Towards a more social pedagogy in science education: the role of argumentation


  • Jonathan Osborne King’s College London


This presentation will argue that one of the major problems school science suffers from is a pedagogy which is dominated by the conduit metaphor of teaching. This is the idea that communication is a one way process where teachers conceive of themselves as didactic disseminators of knowledge. When teachers were the sole source of knowledge in a community, such a concept was difficult to challenge. However, in a contemporary context, where young people have access to a growing range of interactive technologies to engage in creative and autonomous self-expression, the predominance of such authoritative modes of interaction are open to question and are, in part, responsible for much of young people’s disaffection with school science. Moreover, the range of alternatives begins to expose the inherent functional ineffectiveness. This presentation will argue, rather, that it is dialogic modes of interaction which are an essential element of learning and teaching in the 21st Century. These offer students the opportunity to engage in deliberative interaction about the ideas of science and to construct a deeper and more meaningful understanding of what science offers. Drawing on the work that I and colleagues have conducted in argumentation, I will show how the four essential elements to any science education – the development of conceptual understanding; the improvement of cognitive reasoning; improving students’ understanding of the epistemic nature of science; and affording an affective experience which is both positive and engaging – can all be facilitated through a focus on argumentation.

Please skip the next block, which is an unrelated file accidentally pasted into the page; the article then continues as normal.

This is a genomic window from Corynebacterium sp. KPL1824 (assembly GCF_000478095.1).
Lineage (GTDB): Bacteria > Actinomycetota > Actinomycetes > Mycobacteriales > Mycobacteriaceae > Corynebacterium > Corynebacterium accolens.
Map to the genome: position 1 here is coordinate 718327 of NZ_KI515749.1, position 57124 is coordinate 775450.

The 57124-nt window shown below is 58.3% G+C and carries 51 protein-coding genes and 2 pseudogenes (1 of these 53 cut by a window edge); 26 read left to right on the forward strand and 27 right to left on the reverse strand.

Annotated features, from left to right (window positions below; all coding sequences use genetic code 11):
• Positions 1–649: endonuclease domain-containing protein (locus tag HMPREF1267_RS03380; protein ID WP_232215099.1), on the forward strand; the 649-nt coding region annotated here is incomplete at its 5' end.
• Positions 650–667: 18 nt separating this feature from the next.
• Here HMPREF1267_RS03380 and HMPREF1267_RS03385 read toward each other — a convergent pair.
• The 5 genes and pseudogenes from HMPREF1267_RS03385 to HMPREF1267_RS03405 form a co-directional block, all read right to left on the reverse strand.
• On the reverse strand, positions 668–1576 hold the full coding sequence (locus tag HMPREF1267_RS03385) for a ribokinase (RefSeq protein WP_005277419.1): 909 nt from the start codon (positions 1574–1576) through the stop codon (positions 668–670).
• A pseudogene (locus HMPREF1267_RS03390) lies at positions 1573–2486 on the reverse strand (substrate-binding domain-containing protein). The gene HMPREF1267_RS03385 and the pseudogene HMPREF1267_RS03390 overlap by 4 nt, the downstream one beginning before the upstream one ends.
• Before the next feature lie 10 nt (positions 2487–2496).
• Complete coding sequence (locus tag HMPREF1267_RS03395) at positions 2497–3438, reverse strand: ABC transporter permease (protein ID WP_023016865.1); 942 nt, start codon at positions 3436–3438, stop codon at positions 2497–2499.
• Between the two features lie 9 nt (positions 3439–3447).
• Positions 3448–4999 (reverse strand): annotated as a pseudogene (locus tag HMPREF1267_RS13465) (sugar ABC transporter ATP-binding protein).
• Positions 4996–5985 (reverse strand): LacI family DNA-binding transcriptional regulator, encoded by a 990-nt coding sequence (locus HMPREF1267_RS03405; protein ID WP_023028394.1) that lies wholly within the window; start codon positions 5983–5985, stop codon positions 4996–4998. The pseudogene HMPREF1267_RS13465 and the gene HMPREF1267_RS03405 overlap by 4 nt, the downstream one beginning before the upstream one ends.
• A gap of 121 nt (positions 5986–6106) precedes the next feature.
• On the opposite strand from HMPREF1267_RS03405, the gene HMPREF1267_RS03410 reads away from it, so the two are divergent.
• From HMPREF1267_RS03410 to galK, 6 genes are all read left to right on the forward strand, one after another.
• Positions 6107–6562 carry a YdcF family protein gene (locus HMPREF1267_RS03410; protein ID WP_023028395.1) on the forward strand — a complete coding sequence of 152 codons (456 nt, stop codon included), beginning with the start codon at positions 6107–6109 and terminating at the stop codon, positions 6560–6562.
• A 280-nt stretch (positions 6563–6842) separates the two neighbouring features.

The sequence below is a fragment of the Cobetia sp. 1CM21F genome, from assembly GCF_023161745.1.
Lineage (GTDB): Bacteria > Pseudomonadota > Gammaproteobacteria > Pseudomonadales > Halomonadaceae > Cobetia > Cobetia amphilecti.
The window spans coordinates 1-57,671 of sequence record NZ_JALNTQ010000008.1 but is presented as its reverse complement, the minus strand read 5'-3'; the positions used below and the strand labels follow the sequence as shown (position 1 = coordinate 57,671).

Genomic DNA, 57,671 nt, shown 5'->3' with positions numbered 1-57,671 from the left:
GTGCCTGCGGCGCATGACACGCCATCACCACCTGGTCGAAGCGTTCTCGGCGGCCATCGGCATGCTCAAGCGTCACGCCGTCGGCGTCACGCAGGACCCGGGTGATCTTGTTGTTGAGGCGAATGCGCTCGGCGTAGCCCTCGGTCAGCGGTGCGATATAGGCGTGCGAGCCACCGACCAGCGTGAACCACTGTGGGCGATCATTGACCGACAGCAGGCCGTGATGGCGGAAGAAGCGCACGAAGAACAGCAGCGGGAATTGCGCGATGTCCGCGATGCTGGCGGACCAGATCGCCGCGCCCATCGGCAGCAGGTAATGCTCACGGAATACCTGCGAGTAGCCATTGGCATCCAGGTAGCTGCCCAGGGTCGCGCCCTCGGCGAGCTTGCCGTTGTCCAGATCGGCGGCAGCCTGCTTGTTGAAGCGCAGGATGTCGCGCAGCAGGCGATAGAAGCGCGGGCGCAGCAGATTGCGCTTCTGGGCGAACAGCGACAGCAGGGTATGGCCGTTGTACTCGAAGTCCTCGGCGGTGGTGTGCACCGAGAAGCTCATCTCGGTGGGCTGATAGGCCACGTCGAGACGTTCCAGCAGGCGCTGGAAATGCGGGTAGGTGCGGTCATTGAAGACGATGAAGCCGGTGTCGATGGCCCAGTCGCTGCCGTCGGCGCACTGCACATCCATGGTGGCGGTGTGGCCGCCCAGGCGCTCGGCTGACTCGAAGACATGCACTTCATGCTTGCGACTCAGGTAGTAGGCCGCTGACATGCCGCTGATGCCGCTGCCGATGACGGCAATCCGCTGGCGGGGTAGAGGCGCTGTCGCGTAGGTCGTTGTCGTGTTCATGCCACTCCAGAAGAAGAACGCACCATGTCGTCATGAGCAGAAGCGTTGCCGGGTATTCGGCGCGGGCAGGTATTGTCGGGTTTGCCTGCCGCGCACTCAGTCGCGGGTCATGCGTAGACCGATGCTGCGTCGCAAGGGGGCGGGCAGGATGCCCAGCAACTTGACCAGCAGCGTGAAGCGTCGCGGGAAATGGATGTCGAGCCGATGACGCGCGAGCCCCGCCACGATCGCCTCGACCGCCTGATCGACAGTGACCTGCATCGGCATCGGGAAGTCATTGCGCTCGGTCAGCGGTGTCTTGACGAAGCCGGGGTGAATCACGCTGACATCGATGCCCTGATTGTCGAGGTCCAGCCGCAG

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Como Citar

Osborne, J. (2011). Towards a more social pedagogy in science education: the role of argumentation. Revista Brasileira De Pesquisa Em Educação Em Ciências, 7(1). Recuperado de